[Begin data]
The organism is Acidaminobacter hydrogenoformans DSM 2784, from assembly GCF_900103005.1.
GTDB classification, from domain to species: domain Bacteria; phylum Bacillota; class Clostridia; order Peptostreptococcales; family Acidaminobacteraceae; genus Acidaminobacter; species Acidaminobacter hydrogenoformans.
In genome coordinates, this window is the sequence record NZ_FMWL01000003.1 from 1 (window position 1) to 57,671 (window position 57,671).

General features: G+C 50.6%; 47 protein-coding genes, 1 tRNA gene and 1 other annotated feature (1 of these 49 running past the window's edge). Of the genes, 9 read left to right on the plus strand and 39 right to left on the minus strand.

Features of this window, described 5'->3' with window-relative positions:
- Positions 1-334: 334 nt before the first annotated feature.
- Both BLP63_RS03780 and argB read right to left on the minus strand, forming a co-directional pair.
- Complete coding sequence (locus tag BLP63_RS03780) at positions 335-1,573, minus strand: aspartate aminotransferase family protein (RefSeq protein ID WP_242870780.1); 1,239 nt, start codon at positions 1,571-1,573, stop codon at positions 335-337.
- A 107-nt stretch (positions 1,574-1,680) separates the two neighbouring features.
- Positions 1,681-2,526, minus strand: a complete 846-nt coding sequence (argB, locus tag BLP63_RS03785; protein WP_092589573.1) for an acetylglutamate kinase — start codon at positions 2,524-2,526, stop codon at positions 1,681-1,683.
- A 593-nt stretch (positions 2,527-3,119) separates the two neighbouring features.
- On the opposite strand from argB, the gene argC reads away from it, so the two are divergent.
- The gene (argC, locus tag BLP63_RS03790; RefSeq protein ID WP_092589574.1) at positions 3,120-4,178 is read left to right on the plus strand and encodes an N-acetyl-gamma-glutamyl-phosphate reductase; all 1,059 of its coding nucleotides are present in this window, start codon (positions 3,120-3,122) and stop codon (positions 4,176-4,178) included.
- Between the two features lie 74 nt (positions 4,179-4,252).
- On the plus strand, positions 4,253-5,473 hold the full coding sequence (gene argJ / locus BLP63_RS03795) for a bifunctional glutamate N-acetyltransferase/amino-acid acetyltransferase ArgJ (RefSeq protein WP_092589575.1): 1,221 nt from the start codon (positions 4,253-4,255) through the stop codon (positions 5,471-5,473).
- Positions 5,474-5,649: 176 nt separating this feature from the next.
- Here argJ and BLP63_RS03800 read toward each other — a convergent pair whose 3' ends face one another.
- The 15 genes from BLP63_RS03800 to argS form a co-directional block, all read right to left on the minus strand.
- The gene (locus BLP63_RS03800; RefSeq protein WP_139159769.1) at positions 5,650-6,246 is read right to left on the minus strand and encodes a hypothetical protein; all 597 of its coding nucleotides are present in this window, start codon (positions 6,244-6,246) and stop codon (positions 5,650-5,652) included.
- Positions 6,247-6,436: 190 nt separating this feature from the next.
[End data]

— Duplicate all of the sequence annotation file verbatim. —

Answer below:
The organism is Acidaminobacter hydrogenoformans DSM 2784, from assembly GCF_900103005.1.
GTDB classification, from domain to species: domain Bacteria; phylum Bacillota; class Clostridia; order Peptostreptococcales; family Acidaminobacteraceae; genus Acidaminobacter; species Acidaminobacter hydrogenoformans.
In genome coordinates, this window is the sequence record NZ_FMWL01000003.1 from 1 (window position 1) to 57,671 (window position 57,671).

General features: G+C 50.6%; 47 protein-coding genes, 1 tRNA gene and 1 other annotated feature (1 of these 49 running past the window's edge). Of the genes, 9 read left to right on the plus strand and 39 right to left on the minus strand.

Features of this window, described 5'->3' with window-relative positions:
- Positions 1-334: 334 nt before the first annotated feature.
- Both BLP63_RS03780 and argB read right to left on the minus strand, forming a co-directional pair.
- Complete coding sequence (locus tag BLP63_RS03780) at positions 335-1,573, minus strand: aspartate aminotransferase family protein (RefSeq protein ID WP_242870780.1); 1,239 nt, start codon at positions 1,571-1,573, stop codon at positions 335-337.
- A 107-nt stretch (positions 1,574-1,680) separates the two neighbouring features.
- Positions 1,681-2,526, minus strand: a complete 846-nt coding sequence (argB, locus tag BLP63_RS03785; protein WP_092589573.1) for an acetylglutamate kinase — start codon at positions 2,524-2,526, stop codon at positions 1,681-1,683.
- A 593-nt stretch (positions 2,527-3,119) separates the two neighbouring features.
- On the opposite strand from argB, the gene argC reads away from it, so the two are divergent.
- The gene (argC, locus tag BLP63_RS03790; RefSeq protein ID WP_092589574.1) at positions 3,120-4,178 is read left to right on the plus strand and encodes an N-acetyl-gamma-glutamyl-phosphate reductase; all 1,059 of its coding nucleotides are present in this window, start codon (positions 3,120-3,122) and stop codon (positions 4,176-4,178) included.
- Between the two features lie 74 nt (positions 4,179-4,252).
- On the plus strand, positions 4,253-5,473 hold the full coding sequence (gene argJ / locus BLP63_RS03795) for a bifunctional glutamate N-acetyltransferase/amino-acid acetyltransferase ArgJ (RefSeq protein WP_092589575.1): 1,221 nt from the start codon (positions 4,253-4,255) through the stop codon (positions 5,471-5,473).
- Positions 5,474-5,649: 176 nt separating this feature from the next.
- Here argJ and BLP63_RS03800 read toward each other — a convergent pair whose 3' ends face one another.
- The 15 genes from BLP63_RS03800 to argS form a co-directional block, all read right to left on the minus strand.
- The gene (locus BLP63_RS03800; RefSeq protein WP_139159769.1) at positions 5,650-6,246 is read right to left on the minus strand and encodes a hypothetical protein; all 597 of its coding nucleotides are present in this window, start codon (positions 6,244-6,246) and stop codon (positions 5,650-5,652) included.
- Positions 6,247-6,436: 190 nt separating this feature from the next.